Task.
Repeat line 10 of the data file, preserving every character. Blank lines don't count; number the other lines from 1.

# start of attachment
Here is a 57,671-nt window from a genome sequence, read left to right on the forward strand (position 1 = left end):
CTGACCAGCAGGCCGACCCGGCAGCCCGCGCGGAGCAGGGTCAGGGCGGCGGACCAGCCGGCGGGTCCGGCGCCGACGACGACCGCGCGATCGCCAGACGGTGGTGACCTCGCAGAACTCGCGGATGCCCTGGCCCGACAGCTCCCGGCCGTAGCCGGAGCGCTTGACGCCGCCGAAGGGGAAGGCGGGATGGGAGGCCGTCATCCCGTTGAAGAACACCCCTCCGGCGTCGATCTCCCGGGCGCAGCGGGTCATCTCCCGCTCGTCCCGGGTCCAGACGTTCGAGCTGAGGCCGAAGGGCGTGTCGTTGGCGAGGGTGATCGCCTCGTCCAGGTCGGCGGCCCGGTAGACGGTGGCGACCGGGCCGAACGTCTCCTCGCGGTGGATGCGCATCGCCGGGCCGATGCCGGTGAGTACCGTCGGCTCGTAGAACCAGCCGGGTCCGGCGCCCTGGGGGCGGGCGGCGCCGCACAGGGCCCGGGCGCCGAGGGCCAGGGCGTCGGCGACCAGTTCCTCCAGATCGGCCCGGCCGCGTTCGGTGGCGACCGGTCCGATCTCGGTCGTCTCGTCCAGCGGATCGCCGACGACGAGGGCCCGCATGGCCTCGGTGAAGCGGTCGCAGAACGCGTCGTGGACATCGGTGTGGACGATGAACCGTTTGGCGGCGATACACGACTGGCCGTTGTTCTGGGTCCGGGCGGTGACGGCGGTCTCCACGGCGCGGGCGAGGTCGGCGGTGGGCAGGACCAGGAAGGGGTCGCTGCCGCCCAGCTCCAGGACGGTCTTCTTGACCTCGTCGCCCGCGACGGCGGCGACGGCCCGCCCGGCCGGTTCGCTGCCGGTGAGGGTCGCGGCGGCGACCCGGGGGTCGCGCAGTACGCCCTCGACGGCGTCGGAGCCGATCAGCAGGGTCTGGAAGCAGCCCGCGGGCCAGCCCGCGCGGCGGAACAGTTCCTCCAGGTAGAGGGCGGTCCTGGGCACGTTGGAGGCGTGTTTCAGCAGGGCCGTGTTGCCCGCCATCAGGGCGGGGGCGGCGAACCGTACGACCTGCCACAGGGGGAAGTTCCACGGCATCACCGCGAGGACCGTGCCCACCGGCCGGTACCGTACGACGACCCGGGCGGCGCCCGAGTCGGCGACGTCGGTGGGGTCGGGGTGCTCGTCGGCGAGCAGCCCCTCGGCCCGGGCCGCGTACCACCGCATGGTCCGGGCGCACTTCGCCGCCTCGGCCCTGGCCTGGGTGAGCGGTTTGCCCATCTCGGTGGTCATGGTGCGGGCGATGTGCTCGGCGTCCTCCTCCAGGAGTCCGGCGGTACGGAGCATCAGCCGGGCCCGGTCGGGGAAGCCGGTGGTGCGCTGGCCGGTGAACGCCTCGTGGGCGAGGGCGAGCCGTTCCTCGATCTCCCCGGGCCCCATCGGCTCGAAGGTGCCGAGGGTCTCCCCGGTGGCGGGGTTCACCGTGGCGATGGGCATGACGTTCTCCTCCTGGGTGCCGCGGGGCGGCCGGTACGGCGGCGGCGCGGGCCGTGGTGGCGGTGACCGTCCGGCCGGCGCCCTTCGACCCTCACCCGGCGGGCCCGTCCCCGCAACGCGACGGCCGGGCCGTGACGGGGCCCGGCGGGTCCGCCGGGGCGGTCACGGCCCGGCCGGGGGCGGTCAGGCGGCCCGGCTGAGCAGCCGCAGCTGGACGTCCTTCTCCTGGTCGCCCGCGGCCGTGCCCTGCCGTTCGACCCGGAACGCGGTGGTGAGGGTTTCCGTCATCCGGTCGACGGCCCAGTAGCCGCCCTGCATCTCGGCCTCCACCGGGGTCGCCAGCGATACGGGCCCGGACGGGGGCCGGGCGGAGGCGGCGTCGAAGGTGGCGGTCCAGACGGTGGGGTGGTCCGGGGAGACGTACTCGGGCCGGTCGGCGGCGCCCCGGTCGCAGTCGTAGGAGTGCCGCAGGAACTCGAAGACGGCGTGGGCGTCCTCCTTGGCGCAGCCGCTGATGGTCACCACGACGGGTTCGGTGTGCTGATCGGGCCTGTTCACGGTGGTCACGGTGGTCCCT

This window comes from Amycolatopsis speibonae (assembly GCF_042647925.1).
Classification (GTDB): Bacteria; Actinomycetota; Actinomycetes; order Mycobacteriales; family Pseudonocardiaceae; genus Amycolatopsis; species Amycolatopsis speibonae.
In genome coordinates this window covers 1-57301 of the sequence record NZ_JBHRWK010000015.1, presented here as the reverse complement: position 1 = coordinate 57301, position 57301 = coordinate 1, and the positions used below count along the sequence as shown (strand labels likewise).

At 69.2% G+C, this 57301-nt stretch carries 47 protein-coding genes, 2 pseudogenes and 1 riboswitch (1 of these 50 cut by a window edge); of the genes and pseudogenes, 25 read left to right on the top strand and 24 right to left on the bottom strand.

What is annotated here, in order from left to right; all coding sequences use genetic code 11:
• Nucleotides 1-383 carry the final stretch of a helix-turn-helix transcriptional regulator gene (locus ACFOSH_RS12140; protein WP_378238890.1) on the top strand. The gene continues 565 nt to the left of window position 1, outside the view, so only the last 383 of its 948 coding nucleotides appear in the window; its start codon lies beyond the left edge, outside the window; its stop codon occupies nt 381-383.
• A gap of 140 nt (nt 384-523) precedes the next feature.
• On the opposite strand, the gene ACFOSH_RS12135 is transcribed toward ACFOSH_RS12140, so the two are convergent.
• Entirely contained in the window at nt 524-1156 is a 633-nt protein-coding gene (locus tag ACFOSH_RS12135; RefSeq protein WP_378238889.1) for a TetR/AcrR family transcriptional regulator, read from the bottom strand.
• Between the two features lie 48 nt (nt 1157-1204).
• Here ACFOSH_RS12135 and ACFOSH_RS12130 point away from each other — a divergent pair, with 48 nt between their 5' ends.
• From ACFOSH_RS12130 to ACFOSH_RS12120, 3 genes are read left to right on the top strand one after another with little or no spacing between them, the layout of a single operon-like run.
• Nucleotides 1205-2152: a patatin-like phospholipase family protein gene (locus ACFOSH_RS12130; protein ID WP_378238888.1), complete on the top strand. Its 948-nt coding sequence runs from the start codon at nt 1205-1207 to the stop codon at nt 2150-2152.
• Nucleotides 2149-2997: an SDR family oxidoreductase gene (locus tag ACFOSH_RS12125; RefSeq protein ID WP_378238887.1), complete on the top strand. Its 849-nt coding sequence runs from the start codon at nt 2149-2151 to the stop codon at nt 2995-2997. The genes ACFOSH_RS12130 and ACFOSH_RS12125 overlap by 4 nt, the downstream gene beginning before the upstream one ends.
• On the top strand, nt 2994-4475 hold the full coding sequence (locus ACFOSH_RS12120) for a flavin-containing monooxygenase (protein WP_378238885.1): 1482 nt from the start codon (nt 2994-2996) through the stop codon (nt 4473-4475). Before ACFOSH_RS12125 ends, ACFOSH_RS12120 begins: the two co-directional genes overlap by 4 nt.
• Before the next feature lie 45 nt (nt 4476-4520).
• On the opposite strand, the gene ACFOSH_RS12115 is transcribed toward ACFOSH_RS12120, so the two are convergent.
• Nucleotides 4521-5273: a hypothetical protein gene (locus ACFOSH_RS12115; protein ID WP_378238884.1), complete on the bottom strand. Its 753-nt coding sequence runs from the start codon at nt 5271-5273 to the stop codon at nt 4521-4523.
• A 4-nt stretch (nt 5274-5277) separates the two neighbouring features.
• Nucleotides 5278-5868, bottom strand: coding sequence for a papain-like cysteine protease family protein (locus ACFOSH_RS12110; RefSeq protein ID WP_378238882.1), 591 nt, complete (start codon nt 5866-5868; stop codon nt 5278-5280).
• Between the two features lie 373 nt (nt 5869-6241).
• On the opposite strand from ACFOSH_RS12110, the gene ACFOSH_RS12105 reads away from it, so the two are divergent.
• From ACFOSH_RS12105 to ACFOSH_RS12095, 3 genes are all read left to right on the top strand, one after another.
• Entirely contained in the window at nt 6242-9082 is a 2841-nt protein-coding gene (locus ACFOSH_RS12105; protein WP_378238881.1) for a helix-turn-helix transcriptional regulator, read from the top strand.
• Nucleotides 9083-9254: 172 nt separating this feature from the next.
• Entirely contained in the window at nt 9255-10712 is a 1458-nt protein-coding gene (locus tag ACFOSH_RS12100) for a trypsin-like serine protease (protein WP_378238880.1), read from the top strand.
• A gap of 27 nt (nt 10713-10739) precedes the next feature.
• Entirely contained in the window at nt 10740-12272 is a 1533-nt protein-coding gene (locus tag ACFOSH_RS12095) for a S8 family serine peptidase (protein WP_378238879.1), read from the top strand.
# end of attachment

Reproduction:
• On the opposite strand, the gene ACFOSH_RS12135 is transcribed toward ACFOSH_RS12140, so the two are convergent.